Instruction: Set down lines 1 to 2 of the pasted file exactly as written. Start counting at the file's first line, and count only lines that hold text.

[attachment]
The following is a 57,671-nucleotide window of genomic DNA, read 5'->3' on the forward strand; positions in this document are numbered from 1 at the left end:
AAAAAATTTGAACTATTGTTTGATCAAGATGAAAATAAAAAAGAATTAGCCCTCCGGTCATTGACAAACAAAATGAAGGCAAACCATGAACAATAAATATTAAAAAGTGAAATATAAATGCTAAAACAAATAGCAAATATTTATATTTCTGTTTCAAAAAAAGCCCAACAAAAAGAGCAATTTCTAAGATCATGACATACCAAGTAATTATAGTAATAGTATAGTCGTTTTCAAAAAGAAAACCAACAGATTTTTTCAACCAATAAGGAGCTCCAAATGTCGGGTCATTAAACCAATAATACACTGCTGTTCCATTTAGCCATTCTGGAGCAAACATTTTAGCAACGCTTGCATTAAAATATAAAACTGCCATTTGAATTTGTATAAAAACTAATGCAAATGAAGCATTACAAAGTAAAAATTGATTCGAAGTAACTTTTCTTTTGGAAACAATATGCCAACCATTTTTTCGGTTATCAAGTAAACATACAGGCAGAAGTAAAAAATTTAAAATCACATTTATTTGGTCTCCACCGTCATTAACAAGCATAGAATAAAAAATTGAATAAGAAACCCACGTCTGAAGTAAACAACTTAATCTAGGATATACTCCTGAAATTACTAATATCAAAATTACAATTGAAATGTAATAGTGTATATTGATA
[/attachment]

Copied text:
The following is a 57,671-nucleotide window of genomic DNA, read 5'->3' on the forward strand; positions in this document are numbered from 1 at the left end:
AAAAAATTTGAACTATTGTTTGATCAAGATGAAAATAAAAAAGAATTAGCCCTCCGGTCATTGACAAACAAAATGAAGGCAAACCATGAACAATAAATATTAAAAAGTGAAATATAAATGCTAAAACAAATAGCAAATATTTATATTTCTGTTTCAAAAAAAGCCCAACAAAAAGAGCAATTTCTAAGATCATGACATACCAAGTAATTATAGTAATAGTATAGTCGTTTTCAAAAAGAAAACCAACAGATTTTTTCAACCAATAAGGAGCTCCAAATGTCGGGTCATTAAACCAATAATACACTGCTGTTCCATTTAGCCATTCTGGAGCAAACATTTTAGCAACGCTTGCATTAAAATATAAAACTGCCATTTGAATTTGTATAAAAACTAATGCAAATGAAGCATTACAAAGTAAAAATTGATTCGAAGTAACTTTTCTTTTGGAAACAATATGCCAACCATTTTTTCGGTTATCAAGTAAACATACAGGCAGAAGTAAAAAATTTAAAATCACATTTATTTGGTCTCCACCGTCATTAACAAGCATAGAATAAAAAATTGAATAAGAAACCCACGTCTGAAGTAAACAACTTAATCTAGGATATACTCCTGAAATTACTAATATCAAAATTACAATTGAAATGTAATAGTGTATATTGATA